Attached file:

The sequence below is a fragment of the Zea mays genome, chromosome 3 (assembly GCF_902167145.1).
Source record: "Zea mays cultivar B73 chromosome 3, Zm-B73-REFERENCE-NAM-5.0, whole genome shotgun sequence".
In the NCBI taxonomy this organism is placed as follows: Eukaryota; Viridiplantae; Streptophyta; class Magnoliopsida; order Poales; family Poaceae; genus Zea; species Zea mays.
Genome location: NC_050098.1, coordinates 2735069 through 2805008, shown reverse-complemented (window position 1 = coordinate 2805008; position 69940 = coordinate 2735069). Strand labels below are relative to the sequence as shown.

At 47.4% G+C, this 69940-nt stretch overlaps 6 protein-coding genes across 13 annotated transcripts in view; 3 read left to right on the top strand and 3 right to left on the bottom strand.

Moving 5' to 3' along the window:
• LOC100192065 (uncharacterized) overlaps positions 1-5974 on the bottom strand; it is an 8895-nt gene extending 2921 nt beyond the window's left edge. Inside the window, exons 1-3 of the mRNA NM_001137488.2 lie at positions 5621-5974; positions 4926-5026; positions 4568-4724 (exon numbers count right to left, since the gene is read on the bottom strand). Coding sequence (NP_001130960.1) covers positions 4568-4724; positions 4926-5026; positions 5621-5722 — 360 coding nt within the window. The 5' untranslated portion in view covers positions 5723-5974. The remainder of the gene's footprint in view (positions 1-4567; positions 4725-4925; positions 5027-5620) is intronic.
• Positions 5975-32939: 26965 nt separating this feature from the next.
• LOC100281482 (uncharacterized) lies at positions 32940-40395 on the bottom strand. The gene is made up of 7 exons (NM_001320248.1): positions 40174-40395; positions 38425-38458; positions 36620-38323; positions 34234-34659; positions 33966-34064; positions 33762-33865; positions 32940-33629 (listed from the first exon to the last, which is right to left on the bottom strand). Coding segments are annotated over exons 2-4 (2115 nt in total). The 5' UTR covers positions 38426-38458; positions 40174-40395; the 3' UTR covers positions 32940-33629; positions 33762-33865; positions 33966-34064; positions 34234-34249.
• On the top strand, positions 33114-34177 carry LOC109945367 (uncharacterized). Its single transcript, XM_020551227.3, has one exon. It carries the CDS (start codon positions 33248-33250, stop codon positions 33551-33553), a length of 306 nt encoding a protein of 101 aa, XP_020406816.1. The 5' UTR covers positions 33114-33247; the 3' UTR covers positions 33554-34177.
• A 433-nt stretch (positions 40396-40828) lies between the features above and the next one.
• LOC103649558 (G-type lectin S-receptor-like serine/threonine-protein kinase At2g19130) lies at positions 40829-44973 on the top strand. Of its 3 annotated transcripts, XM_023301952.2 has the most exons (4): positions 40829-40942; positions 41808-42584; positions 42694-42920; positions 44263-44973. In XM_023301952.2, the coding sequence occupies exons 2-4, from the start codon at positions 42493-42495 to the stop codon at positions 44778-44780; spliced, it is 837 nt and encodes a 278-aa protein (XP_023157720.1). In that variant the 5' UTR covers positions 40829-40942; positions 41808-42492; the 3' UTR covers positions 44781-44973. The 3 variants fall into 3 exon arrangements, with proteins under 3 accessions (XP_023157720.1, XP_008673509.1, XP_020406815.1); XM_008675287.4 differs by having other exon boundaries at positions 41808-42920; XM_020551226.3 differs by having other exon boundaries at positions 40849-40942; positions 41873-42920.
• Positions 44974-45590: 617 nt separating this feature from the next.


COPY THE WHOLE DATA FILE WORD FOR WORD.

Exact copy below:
The sequence below is a fragment of the Zea mays genome, chromosome 3 (assembly GCF_902167145.1).
Source record: "Zea mays cultivar B73 chromosome 3, Zm-B73-REFERENCE-NAM-5.0, whole genome shotgun sequence".
In the NCBI taxonomy this organism is placed as follows: Eukaryota; Viridiplantae; Streptophyta; class Magnoliopsida; order Poales; family Poaceae; genus Zea; species Zea mays.
Genome location: NC_050098.1, coordinates 2735069 through 2805008, shown reverse-complemented (window position 1 = coordinate 2805008; position 69940 = coordinate 2735069). Strand labels below are relative to the sequence as shown.

At 47.4% G+C, this 69940-nt stretch overlaps 6 protein-coding genes across 13 annotated transcripts in view; 3 read left to right on the top strand and 3 right to left on the bottom strand.

Moving 5' to 3' along the window:
• LOC100192065 (uncharacterized) overlaps positions 1-5974 on the bottom strand; it is an 8895-nt gene extending 2921 nt beyond the window's left edge. Inside the window, exons 1-3 of the mRNA NM_001137488.2 lie at positions 5621-5974; positions 4926-5026; positions 4568-4724 (exon numbers count right to left, since the gene is read on the bottom strand). Coding sequence (NP_001130960.1) covers positions 4568-4724; positions 4926-5026; positions 5621-5722 — 360 coding nt within the window. The 5' untranslated portion in view covers positions 5723-5974. The remainder of the gene's footprint in view (positions 1-4567; positions 4725-4925; positions 5027-5620) is intronic.
• Positions 5975-32939: 26965 nt separating this feature from the next.
• LOC100281482 (uncharacterized) lies at positions 32940-40395 on the bottom strand. The gene is made up of 7 exons (NM_001320248.1): positions 40174-40395; positions 38425-38458; positions 36620-38323; positions 34234-34659; positions 33966-34064; positions 33762-33865; positions 32940-33629 (listed from the first exon to the last, which is right to left on the bottom strand). Coding segments are annotated over exons 2-4 (2115 nt in total). The 5' UTR covers positions 38426-38458; positions 40174-40395; the 3' UTR covers positions 32940-33629; positions 33762-33865; positions 33966-34064; positions 34234-34249.
• On the top strand, positions 33114-34177 carry LOC109945367 (uncharacterized). Its single transcript, XM_020551227.3, has one exon. It carries the CDS (start codon positions 33248-33250, stop codon positions 33551-33553), a length of 306 nt encoding a protein of 101 aa, XP_020406816.1. The 5' UTR covers positions 33114-33247; the 3' UTR covers positions 33554-34177.
• A 433-nt stretch (positions 40396-40828) lies between the features above and the next one.
• LOC103649558 (G-type lectin S-receptor-like serine/threonine-protein kinase At2g19130) lies at positions 40829-44973 on the top strand. Of its 3 annotated transcripts, XM_023301952.2 has the most exons (4): positions 40829-40942; positions 41808-42584; positions 42694-42920; positions 44263-44973. In XM_023301952.2, the coding sequence occupies exons 2-4, from the start codon at positions 42493-42495 to the stop codon at positions 44778-44780; spliced, it is 837 nt and encodes a 278-aa protein (XP_023157720.1). In that variant the 5' UTR covers positions 40829-40942; positions 41808-42492; the 3' UTR covers positions 44781-44973. The 3 variants fall into 3 exon arrangements, with proteins under 3 accessions (XP_023157720.1, XP_008673509.1, XP_020406815.1); XM_008675287.4 differs by having other exon boundaries at positions 41808-42920; XM_020551226.3 differs by having other exon boundaries at positions 40849-40942; positions 41873-42920.
• Positions 44974-45590: 617 nt separating this feature from the next.